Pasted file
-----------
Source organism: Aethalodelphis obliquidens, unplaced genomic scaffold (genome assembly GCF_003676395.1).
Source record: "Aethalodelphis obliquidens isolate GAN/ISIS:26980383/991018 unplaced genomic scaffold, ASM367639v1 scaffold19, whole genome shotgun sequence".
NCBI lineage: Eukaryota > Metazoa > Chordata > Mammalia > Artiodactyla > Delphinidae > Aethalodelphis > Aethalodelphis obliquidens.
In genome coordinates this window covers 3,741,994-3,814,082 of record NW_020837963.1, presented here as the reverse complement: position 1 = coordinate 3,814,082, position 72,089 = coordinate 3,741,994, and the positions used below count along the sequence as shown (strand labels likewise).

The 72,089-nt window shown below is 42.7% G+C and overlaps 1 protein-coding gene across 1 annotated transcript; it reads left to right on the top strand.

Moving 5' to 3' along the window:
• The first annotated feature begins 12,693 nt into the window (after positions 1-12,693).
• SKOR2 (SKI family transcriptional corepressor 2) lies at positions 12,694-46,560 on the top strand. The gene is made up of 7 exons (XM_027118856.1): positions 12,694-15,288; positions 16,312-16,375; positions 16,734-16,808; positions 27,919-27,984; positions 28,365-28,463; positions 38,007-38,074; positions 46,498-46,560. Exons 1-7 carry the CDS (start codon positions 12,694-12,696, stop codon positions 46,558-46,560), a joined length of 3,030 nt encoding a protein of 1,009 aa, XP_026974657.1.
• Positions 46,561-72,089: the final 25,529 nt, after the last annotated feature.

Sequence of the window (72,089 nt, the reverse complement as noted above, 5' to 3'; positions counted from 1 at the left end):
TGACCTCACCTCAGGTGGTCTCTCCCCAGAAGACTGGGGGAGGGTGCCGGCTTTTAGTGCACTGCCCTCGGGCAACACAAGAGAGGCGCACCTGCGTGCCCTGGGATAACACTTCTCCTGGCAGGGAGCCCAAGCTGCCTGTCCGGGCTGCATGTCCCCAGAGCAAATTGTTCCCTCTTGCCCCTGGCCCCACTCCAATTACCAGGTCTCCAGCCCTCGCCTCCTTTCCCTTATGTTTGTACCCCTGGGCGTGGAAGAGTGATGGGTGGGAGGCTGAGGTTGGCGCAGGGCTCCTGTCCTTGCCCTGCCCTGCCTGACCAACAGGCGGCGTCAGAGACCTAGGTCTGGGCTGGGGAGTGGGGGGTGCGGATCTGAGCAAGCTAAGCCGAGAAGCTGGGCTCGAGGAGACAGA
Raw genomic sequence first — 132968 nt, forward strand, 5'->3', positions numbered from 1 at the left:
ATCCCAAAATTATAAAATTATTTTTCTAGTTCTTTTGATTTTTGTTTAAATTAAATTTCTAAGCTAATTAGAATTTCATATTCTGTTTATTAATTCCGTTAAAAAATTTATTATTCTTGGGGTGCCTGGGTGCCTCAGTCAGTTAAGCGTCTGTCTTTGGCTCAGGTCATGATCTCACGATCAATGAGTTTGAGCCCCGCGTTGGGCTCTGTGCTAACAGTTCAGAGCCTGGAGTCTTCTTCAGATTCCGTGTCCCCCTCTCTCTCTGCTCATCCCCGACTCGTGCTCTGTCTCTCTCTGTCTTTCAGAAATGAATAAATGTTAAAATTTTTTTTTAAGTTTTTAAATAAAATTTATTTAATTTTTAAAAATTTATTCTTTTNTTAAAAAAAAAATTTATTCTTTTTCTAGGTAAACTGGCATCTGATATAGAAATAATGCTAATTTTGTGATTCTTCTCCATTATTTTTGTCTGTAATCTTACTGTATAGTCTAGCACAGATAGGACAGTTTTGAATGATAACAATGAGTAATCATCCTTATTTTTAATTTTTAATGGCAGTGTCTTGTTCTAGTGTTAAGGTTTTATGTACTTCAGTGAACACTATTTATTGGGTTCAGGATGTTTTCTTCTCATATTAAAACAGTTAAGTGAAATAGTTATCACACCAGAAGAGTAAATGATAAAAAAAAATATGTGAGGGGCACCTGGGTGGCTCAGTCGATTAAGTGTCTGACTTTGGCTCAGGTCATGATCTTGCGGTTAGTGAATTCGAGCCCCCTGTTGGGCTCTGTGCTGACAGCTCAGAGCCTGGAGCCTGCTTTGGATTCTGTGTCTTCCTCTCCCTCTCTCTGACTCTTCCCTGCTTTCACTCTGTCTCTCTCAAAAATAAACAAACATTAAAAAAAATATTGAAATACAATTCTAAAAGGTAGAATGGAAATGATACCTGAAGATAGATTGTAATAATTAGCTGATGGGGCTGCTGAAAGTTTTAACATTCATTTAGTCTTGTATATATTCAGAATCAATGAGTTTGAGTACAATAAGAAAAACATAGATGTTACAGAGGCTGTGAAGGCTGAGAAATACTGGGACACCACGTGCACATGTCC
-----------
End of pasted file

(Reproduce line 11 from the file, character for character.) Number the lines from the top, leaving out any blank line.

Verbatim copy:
TGACCTCACCTCAGGTGGTCTCTCCCCAGAAGACTGGGGGAGGGTGCCGGCTTTTAGTGCACTGCCCTCGGGCAACACAAGAGAGGCGCACCTGCGTGCCCTGGGATAACACTTCTCCTGGCAGGGAGCCCAAGCTGCCTGTCCGGGCTGCATGTCCCCAGAGCAAATTGTTCCCTCTTGCCCCTGGCCCCACTCCAATTACCAGGTCTCCAGCCCTCGCCTCCTTTCCCTTATGTTTGTACCCCTGGGCGTGGAAGAGTGATGGGTGGGAGGCTGAGGTTGGCGCAGGGCTCCTGTCCTTGCCCTGCCCTGCCTGACCAACAGGCGGCGTCAGAGACCTAGGTCTGGGCTGGGGAGTGGGGGGTGCGGATCTGAGCAAGCTAAGCCGAGAAGCTGGGCTCGAGGAGACAGA